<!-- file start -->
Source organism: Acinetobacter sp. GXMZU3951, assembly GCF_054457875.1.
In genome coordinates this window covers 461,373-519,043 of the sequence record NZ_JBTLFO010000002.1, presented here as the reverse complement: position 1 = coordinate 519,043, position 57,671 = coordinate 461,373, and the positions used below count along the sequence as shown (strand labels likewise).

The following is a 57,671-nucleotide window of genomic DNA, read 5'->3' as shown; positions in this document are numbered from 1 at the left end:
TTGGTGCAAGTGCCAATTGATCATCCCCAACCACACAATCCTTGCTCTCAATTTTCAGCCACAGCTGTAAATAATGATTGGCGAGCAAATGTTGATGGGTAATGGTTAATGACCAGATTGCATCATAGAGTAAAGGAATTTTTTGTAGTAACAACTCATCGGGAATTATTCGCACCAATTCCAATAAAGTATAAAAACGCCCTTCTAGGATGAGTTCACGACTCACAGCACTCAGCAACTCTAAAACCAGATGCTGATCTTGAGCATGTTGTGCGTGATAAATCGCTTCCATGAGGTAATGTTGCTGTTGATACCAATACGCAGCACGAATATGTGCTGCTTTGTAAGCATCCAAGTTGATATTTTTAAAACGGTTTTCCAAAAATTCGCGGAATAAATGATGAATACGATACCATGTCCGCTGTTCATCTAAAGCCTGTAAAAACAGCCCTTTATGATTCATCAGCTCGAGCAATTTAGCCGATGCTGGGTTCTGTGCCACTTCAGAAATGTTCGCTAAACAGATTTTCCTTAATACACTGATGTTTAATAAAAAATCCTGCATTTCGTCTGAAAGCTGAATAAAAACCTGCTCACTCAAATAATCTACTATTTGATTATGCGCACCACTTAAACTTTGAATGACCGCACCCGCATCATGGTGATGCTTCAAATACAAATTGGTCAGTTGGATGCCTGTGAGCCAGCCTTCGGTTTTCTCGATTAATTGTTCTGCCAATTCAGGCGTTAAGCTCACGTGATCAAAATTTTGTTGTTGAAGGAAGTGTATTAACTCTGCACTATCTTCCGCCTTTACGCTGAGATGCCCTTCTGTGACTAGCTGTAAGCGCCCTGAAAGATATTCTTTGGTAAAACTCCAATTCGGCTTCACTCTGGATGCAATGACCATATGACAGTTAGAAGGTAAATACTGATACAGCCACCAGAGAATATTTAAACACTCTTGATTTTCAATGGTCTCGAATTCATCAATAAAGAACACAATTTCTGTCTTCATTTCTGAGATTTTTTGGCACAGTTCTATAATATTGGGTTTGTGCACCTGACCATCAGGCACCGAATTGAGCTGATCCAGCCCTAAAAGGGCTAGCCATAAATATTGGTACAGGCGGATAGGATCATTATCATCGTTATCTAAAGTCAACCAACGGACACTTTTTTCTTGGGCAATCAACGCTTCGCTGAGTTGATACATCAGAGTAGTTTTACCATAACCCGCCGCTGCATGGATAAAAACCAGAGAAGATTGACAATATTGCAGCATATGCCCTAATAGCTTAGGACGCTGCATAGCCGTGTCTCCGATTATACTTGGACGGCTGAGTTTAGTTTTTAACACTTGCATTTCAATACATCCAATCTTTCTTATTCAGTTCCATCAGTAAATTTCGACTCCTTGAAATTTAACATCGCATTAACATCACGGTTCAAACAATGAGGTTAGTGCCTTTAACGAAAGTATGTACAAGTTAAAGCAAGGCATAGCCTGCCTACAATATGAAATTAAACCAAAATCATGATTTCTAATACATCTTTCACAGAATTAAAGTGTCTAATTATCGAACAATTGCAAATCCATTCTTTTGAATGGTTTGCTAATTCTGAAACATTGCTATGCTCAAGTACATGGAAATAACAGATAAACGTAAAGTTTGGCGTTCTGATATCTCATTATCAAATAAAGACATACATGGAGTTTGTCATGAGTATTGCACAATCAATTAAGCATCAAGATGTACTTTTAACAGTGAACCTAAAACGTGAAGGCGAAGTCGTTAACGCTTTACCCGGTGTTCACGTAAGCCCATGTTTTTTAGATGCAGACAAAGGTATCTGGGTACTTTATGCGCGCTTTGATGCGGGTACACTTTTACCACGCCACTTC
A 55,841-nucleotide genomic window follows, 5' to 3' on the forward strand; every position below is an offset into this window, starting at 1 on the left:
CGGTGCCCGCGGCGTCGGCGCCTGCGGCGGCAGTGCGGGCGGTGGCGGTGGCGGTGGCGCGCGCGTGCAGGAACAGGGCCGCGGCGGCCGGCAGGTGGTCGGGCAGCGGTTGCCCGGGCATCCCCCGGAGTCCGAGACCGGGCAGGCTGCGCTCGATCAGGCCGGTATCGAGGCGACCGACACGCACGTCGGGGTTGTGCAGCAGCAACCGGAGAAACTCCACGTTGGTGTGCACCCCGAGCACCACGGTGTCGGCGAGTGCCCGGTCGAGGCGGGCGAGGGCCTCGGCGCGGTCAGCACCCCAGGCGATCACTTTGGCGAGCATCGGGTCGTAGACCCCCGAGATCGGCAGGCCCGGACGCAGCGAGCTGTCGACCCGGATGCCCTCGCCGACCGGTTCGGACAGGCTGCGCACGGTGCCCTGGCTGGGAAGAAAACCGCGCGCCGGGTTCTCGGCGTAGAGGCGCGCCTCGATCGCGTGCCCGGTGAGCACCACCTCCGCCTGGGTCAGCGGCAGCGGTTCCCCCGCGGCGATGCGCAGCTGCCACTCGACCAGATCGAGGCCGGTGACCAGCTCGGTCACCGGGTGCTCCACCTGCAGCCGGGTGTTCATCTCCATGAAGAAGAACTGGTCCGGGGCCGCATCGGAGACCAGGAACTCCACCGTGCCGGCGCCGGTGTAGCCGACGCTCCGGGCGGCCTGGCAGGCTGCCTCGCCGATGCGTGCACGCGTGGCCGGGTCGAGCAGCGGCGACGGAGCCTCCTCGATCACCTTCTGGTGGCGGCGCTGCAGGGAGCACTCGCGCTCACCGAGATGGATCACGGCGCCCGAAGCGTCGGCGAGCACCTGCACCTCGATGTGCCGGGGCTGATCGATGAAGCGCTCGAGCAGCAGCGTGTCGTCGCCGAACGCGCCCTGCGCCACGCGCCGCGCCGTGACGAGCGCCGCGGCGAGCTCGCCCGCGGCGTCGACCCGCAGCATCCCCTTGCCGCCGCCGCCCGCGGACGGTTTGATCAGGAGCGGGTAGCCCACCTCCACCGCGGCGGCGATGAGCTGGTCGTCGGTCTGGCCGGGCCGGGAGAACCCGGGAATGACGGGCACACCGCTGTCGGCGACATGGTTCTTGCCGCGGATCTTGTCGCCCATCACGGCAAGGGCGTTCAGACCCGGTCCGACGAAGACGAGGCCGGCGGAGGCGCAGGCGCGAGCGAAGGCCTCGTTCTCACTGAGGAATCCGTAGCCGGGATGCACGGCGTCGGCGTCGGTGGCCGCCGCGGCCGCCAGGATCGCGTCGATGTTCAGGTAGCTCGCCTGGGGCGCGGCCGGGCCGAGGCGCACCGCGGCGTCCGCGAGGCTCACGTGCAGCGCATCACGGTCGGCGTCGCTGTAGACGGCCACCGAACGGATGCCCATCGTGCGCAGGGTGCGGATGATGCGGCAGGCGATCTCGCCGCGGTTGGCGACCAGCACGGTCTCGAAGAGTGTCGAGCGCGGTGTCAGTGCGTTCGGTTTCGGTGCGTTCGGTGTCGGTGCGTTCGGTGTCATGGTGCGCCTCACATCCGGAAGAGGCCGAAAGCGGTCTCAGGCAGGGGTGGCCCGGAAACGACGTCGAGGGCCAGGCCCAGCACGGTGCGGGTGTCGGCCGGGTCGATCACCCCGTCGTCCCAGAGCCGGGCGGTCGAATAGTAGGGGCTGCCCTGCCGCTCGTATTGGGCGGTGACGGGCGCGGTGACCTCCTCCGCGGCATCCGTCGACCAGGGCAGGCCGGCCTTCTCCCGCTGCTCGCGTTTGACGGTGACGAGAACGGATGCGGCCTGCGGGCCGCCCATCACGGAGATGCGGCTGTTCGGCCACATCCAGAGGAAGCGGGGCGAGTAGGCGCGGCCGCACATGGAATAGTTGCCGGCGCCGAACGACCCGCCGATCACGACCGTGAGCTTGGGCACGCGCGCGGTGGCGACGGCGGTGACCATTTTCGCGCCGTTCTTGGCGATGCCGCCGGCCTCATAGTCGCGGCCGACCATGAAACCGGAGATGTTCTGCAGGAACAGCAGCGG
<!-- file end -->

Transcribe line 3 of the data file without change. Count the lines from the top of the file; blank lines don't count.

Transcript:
The following is a 57,671-nucleotide window of genomic DNA, read 5'->3' as shown; positions in this document are numbered from 1 at the left end: